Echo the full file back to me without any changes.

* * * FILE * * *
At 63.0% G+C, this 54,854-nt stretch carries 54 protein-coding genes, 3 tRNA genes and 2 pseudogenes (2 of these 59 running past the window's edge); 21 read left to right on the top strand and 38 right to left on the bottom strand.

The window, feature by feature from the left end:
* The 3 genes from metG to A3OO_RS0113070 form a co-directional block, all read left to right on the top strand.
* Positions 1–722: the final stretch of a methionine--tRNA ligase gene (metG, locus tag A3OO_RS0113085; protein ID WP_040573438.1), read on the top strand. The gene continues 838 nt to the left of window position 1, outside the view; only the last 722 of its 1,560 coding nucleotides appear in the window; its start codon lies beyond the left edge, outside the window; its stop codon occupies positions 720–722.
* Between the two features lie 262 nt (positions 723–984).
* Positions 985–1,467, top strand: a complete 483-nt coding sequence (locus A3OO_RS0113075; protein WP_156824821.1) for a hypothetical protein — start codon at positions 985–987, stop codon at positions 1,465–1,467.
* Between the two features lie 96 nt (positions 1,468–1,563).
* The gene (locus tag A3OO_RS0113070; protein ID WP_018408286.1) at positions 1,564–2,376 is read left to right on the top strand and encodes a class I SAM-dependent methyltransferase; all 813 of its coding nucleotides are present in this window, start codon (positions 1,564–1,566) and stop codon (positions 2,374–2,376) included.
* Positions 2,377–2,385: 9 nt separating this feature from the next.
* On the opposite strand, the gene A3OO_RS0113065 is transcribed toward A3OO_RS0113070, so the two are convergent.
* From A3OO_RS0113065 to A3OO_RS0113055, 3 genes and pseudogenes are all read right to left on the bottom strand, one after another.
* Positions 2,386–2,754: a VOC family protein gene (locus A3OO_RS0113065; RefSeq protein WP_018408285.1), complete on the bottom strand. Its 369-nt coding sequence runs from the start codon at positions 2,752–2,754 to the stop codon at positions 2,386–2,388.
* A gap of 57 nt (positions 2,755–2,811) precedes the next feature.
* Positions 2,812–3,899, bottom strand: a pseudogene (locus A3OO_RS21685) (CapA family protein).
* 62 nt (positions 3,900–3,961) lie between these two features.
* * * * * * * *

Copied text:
At 63.0% G+C, this 54,854-nt stretch carries 54 protein-coding genes, 3 tRNA genes and 2 pseudogenes (2 of these 59 running past the window's edge); 21 read left to right on the top strand and 38 right to left on the bottom strand.

The window, feature by feature from the left end:
* The 3 genes from metG to A3OO_RS0113070 form a co-directional block, all read left to right on the top strand.
* Positions 1–722: the final stretch of a methionine--tRNA ligase gene (metG, locus tag A3OO_RS0113085; protein ID WP_040573438.1), read on the top strand. The gene continues 838 nt to the left of window position 1, outside the view; only the last 722 of its 1,560 coding nucleotides appear in the window; its start codon lies beyond the left edge, outside the window; its stop codon occupies positions 720–722.
* Between the two features lie 262 nt (positions 723–984).
* Positions 985–1,467, top strand: a complete 483-nt coding sequence (locus A3OO_RS0113075; protein WP_156824821.1) for a hypothetical protein — start codon at positions 985–987, stop codon at positions 1,465–1,467.
* Between the two features lie 96 nt (positions 1,468–1,563).
* The gene (locus tag A3OO_RS0113070; protein ID WP_018408286.1) at positions 1,564–2,376 is read left to right on the top strand and encodes a class I SAM-dependent methyltransferase; all 813 of its coding nucleotides are present in this window, start codon (positions 1,564–1,566) and stop codon (positions 2,374–2,376) included.
* Positions 2,377–2,385: 9 nt separating this feature from the next.
* On the opposite strand, the gene A3OO_RS0113065 is transcribed toward A3OO_RS0113070, so the two are convergent.
* From A3OO_RS0113065 to A3OO_RS0113055, 3 genes and pseudogenes are all read right to left on the bottom strand, one after another.
* Positions 2,386–2,754: a VOC family protein gene (locus A3OO_RS0113065; RefSeq protein WP_018408285.1), complete on the bottom strand. Its 369-nt coding sequence runs from the start codon at positions 2,752–2,754 to the stop codon at positions 2,386–2,388.
* A gap of 57 nt (positions 2,755–2,811) precedes the next feature.
* Positions 2,812–3,899, bottom strand: a pseudogene (locus A3OO_RS21685) (CapA family protein).
* 62 nt (positions 3,900–3,961) lie between these two features.